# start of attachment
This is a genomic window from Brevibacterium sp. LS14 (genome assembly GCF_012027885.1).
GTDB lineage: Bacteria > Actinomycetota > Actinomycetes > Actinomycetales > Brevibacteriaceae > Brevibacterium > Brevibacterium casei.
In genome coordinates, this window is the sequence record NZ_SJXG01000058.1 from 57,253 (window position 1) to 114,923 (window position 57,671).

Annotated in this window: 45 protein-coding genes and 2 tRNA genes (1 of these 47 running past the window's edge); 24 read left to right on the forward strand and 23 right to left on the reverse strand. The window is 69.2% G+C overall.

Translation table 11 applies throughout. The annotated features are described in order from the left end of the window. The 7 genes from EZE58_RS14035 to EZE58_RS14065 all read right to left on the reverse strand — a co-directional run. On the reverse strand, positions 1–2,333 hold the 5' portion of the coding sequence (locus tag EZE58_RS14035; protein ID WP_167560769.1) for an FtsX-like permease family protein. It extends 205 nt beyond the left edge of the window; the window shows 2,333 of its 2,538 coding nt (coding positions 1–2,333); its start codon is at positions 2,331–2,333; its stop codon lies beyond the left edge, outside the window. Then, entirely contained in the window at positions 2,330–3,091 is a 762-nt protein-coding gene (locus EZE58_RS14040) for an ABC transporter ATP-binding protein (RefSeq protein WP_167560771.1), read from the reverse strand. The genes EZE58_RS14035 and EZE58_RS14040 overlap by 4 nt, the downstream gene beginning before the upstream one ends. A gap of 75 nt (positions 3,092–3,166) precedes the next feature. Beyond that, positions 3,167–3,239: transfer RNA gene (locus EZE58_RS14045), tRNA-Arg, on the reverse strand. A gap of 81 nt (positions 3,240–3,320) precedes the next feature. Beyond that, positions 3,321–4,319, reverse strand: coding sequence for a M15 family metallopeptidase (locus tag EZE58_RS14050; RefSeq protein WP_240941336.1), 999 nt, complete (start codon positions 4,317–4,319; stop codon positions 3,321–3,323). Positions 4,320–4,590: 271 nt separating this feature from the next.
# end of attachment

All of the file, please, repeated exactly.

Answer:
This is a genomic window from Brevibacterium sp. LS14 (genome assembly GCF_012027885.1).
GTDB lineage: Bacteria > Actinomycetota > Actinomycetes > Actinomycetales > Brevibacteriaceae > Brevibacterium > Brevibacterium casei.
In genome coordinates, this window is the sequence record NZ_SJXG01000058.1 from 57,253 (window position 1) to 114,923 (window position 57,671).

Annotated in this window: 45 protein-coding genes and 2 tRNA genes (1 of these 47 running past the window's edge); 24 read left to right on the forward strand and 23 right to left on the reverse strand. The window is 69.2% G+C overall.

Translation table 11 applies throughout. The annotated features are described in order from the left end of the window. The 7 genes from EZE58_RS14035 to EZE58_RS14065 all read right to left on the reverse strand — a co-directional run. On the reverse strand, positions 1–2,333 hold the 5' portion of the coding sequence (locus tag EZE58_RS14035; protein ID WP_167560769.1) for an FtsX-like permease family protein. It extends 205 nt beyond the left edge of the window; the window shows 2,333 of its 2,538 coding nt (coding positions 1–2,333); its start codon is at positions 2,331–2,333; its stop codon lies beyond the left edge, outside the window. Then, entirely contained in the window at positions 2,330–3,091 is a 762-nt protein-coding gene (locus EZE58_RS14040) for an ABC transporter ATP-binding protein (RefSeq protein WP_167560771.1), read from the reverse strand. The genes EZE58_RS14035 and EZE58_RS14040 overlap by 4 nt, the downstream gene beginning before the upstream one ends. A gap of 75 nt (positions 3,092–3,166) precedes the next feature. Beyond that, positions 3,167–3,239: transfer RNA gene (locus EZE58_RS14045), tRNA-Arg, on the reverse strand. A gap of 81 nt (positions 3,240–3,320) precedes the next feature. Beyond that, positions 3,321–4,319, reverse strand: coding sequence for a M15 family metallopeptidase (locus tag EZE58_RS14050; RefSeq protein WP_240941336.1), 999 nt, complete (start codon positions 4,317–4,319; stop codon positions 3,321–3,323). Positions 4,320–4,590: 271 nt separating this feature from the next.